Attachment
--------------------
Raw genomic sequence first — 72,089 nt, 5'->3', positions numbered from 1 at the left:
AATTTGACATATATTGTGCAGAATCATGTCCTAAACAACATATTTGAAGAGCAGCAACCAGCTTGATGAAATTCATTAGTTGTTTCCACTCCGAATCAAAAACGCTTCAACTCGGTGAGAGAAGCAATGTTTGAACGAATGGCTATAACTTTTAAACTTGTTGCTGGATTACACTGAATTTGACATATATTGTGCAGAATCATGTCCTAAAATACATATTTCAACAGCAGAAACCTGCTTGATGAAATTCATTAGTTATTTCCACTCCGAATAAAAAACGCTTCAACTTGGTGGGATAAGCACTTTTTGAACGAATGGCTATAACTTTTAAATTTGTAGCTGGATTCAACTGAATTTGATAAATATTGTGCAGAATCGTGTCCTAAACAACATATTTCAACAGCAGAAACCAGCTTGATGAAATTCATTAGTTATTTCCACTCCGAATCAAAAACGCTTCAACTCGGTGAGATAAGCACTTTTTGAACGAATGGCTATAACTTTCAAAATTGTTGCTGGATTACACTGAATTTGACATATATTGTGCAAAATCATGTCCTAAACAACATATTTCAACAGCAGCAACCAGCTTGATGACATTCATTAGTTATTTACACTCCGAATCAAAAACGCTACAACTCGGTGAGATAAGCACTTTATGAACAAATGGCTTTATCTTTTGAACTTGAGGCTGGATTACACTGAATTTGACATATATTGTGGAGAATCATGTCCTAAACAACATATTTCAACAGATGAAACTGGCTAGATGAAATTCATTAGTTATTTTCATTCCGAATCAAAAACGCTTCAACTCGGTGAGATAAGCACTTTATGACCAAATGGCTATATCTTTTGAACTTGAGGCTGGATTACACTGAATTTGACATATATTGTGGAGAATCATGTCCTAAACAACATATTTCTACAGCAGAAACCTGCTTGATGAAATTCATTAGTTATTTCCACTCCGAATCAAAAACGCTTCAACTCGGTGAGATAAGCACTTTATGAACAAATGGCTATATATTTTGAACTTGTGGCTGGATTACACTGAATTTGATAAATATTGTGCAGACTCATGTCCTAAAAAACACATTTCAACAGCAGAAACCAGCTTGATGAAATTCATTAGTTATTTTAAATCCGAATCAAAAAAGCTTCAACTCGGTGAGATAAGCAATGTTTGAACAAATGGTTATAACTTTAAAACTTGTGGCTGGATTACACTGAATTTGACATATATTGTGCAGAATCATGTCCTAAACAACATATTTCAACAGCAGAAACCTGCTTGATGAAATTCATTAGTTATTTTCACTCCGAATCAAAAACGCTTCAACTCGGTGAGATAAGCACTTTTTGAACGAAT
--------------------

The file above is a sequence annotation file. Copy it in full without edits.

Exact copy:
Raw genomic sequence first — 72,089 nt, 5'->3', positions numbered from 1 at the left:
AATTTGACATATATTGTGCAGAATCATGTCCTAAACAACATATTTGAAGAGCAGCAACCAGCTTGATGAAATTCATTAGTTGTTTCCACTCCGAATCAAAAACGCTTCAACTCGGTGAGAGAAGCAATGTTTGAACGAATGGCTATAACTTTTAAACTTGTTGCTGGATTACACTGAATTTGACATATATTGTGCAGAATCATGTCCTAAAATACATATTTCAACAGCAGAAACCTGCTTGATGAAATTCATTAGTTATTTCCACTCCGAATAAAAAACGCTTCAACTTGGTGGGATAAGCACTTTTTGAACGAATGGCTATAACTTTTAAATTTGTAGCTGGATTCAACTGAATTTGATAAATATTGTGCAGAATCGTGTCCTAAACAACATATTTCAACAGCAGAAACCAGCTTGATGAAATTCATTAGTTATTTCCACTCCGAATCAAAAACGCTTCAACTCGGTGAGATAAGCACTTTTTGAACGAATGGCTATAACTTTCAAAATTGTTGCTGGATTACACTGAATTTGACATATATTGTGCAAAATCATGTCCTAAACAACATATTTCAACAGCAGCAACCAGCTTGATGACATTCATTAGTTATTTACACTCCGAATCAAAAACGCTACAACTCGGTGAGATAAGCACTTTATGAACAAATGGCTTTATCTTTTGAACTTGAGGCTGGATTACACTGAATTTGACATATATTGTGGAGAATCATGTCCTAAACAACATATTTCAACAGATGAAACTGGCTAGATGAAATTCATTAGTTATTTTCATTCCGAATCAAAAACGCTTCAACTCGGTGAGATAAGCACTTTATGACCAAATGGCTATATCTTTTGAACTTGAGGCTGGATTACACTGAATTTGACATATATTGTGGAGAATCATGTCCTAAACAACATATTTCTACAGCAGAAACCTGCTTGATGAAATTCATTAGTTATTTCCACTCCGAATCAAAAACGCTTCAACTCGGTGAGATAAGCACTTTATGAACAAATGGCTATATATTTTGAACTTGTGGCTGGATTACACTGAATTTGATAAATATTGTGCAGACTCATGTCCTAAAAAACACATTTCAACAGCAGAAACCAGCTTGATGAAATTCATTAGTTATTTTAAATCCGAATCAAAAAAGCTTCAACTCGGTGAGATAAGCAATGTTTGAACAAATGGTTATAACTTTAAAACTTGTGGCTGGATTACACTGAATTTGACATATATTGTGCAGAATCATGTCCTAAACAACATATTTCAACAGCAGAAACCTGCTTGATGAAATTCATTAGTTATTTTCACTCCGAATCAAAAACGCTTCAACTCGGTGAGATAAGCACTTTTTGAACGAAT